On top of that, the spray-drying process that follows tends to encourage the formation of carcinogenic nitrates.
3. You will not get good protein from manufactured soy products.
We won’t refute claims that soybean is among the few foods that contain all nine essential amino acids, making it an excellent source of protein. This is 100 percent absolutely true.
The body cannot produce essential amino acids, therefore it has to source these from certain foods. Examples of these foods are meat and eggs, but if you’re looking for a complete plant-based protein, soybean is a perfect choice.
The problem, however, is that we only have access to manufactured soy. Soybeans undergo an intensive manufacturing process that triggers chemical changes in essential amino acids.
Furthermore, the fragile proteins are denatured and possibly destroyed during high temperature processing.
To sum it up, good protein that contains all nine essential amino acids in an absorbable state can only be derived from soy that has not been subject to intensive processing. That said, there are some good quality soy isolate protein powders that are minimally processed and worth taking.
4. It is likely that MSG can be found in most soy products.
Despite measures to reduce soy’s natural bean-like flavor, it still comes with a strong and nasty aftertaste after all that heavy processing. Manufacturers often tackle this issue with the use of artificial flavorings and Monosodium L-glutamate (MSG).
MSG has the inherent ability to enhance taste sensitivity so artificial flavorings will overpower the unpleasant beany aftertaste of soybeans.
The sad part is that MSG has been proven to be toxic, with a number of scientific studies linking it to brain lesions, obesity, diabetes, adrenal gland malfunction, and a host of other health problems.
5. Soy contains phytoestrogens that can cause breast cancer.
Among the most disturbing ill effects of soy on health has to do with its phytoestrogens. Specifically, a phytoestrogen called genistein found in soybeans can mimic the effects of the female estrogen hormone*.
These phytoestrogens disrupt endocrine function and have the potential to cause infertility and promote breast cancer in adult women.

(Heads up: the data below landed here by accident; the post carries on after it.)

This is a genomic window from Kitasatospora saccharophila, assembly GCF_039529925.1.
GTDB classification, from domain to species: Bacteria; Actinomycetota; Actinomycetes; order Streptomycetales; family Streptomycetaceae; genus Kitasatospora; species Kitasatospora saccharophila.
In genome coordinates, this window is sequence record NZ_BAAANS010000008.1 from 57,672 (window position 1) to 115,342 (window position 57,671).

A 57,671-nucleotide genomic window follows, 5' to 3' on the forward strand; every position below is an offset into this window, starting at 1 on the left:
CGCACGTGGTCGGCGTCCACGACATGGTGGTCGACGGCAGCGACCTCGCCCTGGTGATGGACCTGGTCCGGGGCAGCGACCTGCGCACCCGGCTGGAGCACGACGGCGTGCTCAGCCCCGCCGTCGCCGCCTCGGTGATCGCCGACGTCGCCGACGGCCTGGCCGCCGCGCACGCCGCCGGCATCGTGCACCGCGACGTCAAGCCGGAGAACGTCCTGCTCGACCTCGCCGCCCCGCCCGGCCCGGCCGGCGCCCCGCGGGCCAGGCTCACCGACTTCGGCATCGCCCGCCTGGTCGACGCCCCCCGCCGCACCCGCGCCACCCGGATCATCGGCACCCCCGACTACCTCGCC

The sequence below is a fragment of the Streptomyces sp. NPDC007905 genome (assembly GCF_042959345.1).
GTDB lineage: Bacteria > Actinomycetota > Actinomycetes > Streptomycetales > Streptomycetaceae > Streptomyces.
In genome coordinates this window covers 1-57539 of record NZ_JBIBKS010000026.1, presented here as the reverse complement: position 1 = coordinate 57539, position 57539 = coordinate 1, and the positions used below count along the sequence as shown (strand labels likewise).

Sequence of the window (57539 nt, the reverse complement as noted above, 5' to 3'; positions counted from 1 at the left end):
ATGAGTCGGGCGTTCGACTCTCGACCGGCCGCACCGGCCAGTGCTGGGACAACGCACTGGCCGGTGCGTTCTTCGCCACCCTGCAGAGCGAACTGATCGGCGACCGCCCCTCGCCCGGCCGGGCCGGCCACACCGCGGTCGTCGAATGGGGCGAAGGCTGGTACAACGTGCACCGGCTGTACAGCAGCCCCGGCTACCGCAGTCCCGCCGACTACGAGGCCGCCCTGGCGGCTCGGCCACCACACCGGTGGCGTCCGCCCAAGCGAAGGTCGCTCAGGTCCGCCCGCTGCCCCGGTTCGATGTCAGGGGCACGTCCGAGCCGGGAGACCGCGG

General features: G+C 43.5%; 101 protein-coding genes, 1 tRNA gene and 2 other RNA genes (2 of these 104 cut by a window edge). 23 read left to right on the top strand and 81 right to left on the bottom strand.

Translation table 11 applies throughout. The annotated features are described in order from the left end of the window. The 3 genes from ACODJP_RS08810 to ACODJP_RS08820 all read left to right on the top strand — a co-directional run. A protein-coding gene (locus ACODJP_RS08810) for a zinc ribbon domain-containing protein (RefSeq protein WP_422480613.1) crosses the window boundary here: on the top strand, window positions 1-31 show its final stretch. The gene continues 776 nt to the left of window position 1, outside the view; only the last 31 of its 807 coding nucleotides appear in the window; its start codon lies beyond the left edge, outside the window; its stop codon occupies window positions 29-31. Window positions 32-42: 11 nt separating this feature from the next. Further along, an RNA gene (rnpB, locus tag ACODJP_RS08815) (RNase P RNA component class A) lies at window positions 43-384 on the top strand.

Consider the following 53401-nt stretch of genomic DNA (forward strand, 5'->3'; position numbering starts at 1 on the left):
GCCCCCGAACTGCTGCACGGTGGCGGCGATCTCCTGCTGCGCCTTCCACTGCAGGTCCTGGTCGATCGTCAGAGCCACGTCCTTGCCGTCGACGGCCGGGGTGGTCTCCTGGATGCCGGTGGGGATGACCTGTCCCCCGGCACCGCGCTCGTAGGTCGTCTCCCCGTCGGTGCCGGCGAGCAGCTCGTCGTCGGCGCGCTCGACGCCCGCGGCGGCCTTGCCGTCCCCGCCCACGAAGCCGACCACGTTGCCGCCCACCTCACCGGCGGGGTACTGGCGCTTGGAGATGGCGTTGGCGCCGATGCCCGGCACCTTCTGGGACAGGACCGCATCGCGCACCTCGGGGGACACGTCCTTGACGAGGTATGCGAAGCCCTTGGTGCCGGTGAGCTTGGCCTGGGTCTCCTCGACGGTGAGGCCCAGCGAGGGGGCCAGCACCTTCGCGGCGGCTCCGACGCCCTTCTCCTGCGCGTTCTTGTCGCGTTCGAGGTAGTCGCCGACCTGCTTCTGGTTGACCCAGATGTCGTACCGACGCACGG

*Granted, a man would have to eat a truckload of this stuff for it to negatively affect him… but still it’s worth mentioning.
6. Goitrogens are also present in soy and these can cause thyroid issues.
Soy contains goitrogens, which are basically potent anti-thyroid agents that can inhibit iodine uptake and block your synthesis of thyroid hormones.
These can cause depressed thyroid functions, which can lead to hypothyroidism or thyroid cancer. Proper thyroid functions are critical in regulating metabolism and cellular growth.
7. The FDA has not yet issued a GRAS (Generally Recognized as Safe) rating for soy.
With all the soy and soy-based products you see in the market, it is puzzling that the U.S. Food & Drug Administration hasn’t even granted most soy products a GRAS status.
The only two soybean products that have received a GRAS rating so far are protein isolate and soybean oil, but that’s only under the category of “substances migrating to food from paper and paperboard products.”
For over a century now, soy has been widely used in making cardboard boxes but was never widely used on food products. It wasn’t until the 1950s when so-called “health benefits” of soy products were introduced to the public via brisk marketing strategies by its manufacturers.
The fact remains, however, that soy has only been diagnosed as safe for cardboard boxes and not as consumable food products.
8. Practices employed in the propagation of soybeans are harmful to marine life.
Soybean is cultivated as a mono-crop, a farming practice that basically entails propagating a single species in a specified land area. Such a method goes against the law of nature and can be harmful to the environment, mainly because it destroys otherwise nutrient-rich topsoil.